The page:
Samuel Goldwyn was best known for being the founding contributor and executive of several motion picture studios in Hollywood.
14 Facts About Samuel Goldwyn
Samuel Goldwyn was awarded the 1973 Golden Globe Cecil B DeMille Award, the Irving G Thalberg Memorial Award and the Jean Hersholt Humanitarian Award.
Samuel Goldwyn was born as Szmuel Gelbfisz in Warsaw to Polish Jewish Hasidic parents, Aaron Dawid Gelbfisz, a peddler, and his wife, Hanna Frymet.
Samuel Goldwyn left Warsaw penniless after his father's death and made his way to Hamburg.
Samuel Goldwyn found work in upstate Gloversville, New York in the bustling glove business.
Samuel Goldwyn Pictures proved successful, but it is their "Leo the Lion" trademark for which the company is remembered today.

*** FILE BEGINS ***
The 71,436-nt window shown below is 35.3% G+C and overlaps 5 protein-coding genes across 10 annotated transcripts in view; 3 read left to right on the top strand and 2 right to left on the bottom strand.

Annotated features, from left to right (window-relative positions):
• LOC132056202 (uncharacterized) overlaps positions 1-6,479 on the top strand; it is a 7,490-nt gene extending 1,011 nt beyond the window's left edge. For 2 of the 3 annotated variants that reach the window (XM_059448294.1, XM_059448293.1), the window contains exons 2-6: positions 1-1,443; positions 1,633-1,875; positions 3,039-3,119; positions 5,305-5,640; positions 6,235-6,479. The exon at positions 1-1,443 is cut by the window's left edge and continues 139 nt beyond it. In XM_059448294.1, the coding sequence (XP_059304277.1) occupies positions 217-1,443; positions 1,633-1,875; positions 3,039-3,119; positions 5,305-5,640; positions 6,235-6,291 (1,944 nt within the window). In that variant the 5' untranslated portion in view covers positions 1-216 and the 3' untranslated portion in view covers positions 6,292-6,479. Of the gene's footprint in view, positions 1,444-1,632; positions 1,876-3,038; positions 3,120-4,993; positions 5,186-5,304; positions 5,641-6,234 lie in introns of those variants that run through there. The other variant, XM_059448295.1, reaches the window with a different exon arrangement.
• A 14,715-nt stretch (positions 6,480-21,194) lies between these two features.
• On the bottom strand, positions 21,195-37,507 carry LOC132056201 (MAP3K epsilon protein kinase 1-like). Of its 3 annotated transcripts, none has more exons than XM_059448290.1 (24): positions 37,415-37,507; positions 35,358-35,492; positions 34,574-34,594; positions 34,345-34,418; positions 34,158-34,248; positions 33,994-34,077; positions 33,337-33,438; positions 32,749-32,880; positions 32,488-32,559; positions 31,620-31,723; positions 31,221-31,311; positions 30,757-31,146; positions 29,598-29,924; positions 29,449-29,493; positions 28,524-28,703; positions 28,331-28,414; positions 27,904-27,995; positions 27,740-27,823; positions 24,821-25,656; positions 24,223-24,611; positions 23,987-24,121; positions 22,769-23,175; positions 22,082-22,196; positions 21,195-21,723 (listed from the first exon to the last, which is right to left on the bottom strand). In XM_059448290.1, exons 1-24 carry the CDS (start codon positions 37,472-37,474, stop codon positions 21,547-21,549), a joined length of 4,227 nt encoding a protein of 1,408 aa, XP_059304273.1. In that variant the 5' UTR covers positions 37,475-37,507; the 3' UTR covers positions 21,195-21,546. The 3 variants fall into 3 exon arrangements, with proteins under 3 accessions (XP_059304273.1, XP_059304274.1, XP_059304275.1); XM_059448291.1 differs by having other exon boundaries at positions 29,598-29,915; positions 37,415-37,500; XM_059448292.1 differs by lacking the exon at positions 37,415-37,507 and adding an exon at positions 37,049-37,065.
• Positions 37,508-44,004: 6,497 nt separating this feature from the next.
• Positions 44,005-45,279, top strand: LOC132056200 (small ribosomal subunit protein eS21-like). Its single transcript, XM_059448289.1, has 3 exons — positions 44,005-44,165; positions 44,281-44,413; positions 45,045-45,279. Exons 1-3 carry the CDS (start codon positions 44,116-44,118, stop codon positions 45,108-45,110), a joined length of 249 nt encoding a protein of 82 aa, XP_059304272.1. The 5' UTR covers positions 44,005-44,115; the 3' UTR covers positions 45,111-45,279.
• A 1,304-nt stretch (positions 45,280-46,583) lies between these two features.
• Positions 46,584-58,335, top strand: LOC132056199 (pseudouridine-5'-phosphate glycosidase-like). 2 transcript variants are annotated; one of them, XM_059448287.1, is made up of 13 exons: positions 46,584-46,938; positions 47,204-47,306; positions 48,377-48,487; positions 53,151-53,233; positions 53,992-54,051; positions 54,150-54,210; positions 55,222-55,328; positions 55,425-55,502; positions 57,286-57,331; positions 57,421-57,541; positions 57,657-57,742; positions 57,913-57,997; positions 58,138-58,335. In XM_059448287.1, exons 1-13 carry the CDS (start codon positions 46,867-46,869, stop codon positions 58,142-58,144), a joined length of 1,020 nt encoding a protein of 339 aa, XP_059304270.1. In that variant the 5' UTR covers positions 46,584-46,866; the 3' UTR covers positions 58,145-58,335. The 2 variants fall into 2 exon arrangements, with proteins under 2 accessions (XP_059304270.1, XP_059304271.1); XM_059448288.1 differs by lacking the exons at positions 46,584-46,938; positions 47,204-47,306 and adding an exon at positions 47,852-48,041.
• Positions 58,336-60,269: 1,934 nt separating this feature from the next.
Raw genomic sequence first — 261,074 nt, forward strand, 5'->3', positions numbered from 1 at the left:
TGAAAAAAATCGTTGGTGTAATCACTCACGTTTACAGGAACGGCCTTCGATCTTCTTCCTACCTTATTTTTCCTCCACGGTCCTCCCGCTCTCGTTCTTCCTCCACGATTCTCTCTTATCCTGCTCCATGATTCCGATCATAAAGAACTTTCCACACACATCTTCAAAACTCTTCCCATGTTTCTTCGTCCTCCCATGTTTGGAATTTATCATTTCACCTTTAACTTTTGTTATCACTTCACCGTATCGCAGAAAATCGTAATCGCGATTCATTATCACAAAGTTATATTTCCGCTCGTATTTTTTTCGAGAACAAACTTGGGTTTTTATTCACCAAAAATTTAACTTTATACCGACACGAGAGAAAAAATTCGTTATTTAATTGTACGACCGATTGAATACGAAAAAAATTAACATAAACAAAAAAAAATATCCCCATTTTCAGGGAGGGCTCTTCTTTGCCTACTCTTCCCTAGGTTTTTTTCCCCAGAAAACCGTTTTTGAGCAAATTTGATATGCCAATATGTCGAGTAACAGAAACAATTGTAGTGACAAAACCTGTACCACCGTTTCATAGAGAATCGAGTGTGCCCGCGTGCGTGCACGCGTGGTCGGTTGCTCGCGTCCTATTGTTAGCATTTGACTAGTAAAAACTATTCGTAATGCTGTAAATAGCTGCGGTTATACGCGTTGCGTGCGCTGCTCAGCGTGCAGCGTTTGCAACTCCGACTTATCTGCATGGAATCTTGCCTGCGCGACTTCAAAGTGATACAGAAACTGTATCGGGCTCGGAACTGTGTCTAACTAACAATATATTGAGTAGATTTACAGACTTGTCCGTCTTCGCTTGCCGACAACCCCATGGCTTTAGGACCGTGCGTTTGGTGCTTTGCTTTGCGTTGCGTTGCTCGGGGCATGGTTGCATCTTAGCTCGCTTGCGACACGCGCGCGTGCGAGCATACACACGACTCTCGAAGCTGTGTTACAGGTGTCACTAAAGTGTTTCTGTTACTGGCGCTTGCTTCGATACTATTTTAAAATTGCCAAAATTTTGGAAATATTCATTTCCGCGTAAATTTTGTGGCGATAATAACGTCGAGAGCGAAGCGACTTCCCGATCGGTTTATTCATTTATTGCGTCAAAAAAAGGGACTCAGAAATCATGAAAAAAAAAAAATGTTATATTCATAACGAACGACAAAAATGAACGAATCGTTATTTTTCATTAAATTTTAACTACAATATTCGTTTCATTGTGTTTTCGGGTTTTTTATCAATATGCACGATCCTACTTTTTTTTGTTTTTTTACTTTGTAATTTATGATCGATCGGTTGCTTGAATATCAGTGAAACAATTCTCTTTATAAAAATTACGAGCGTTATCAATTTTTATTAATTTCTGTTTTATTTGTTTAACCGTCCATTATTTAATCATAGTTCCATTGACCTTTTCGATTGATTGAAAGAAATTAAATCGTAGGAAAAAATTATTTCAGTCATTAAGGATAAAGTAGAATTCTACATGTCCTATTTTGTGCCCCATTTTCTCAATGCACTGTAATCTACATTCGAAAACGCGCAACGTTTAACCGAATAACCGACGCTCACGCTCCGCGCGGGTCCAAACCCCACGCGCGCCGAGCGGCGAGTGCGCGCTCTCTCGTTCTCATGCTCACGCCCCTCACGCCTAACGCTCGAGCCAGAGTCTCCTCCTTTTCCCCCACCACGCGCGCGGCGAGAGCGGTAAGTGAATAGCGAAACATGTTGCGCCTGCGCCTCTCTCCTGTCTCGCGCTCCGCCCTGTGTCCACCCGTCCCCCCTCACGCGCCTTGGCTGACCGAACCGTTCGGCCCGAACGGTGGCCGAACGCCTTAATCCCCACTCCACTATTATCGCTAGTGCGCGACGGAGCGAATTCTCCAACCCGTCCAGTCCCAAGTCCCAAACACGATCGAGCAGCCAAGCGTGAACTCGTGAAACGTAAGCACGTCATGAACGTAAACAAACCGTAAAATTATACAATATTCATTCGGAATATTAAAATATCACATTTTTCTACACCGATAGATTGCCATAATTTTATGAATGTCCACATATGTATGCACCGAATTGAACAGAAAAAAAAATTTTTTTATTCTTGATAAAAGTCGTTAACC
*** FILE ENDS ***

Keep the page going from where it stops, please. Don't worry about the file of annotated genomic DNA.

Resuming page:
For 35 years, Samuel Goldwyn built a reputation in filmmaking and developed an eye for finding the talent for making films.
Samuel Goldwyn made numerous films during that time and reigned as Hollywood's most successful independent producer.
William Wyler was responsible for most of Samuel Goldwyn's highly lauded films, with Best Picture Oscar nominations for Dodsworth, Dead End, Wuthering Heights, The Little Foxes and The Best Years of Our Lives.
In 1910, Goldwyn married Blanche Lasky, a sister of Jesse L Lasky.
Samuel Goldwyn died of heart failure at his home in Los Angeles in 1974 at 91.
Samuel Goldwyn's relatives include Fred Lebensold, an award-winning architect.
Samuel Goldwyn's will created a multimillion-dollar charitable foundation in his name.
The statement attributed to Samuel Goldwyn that "a verbal contract isn't worth the paper it's written on" is a well-documented misreporting of an actual quote praising the trustworthiness of a colleague: "His verbal contract is worth more than the paper it's written on".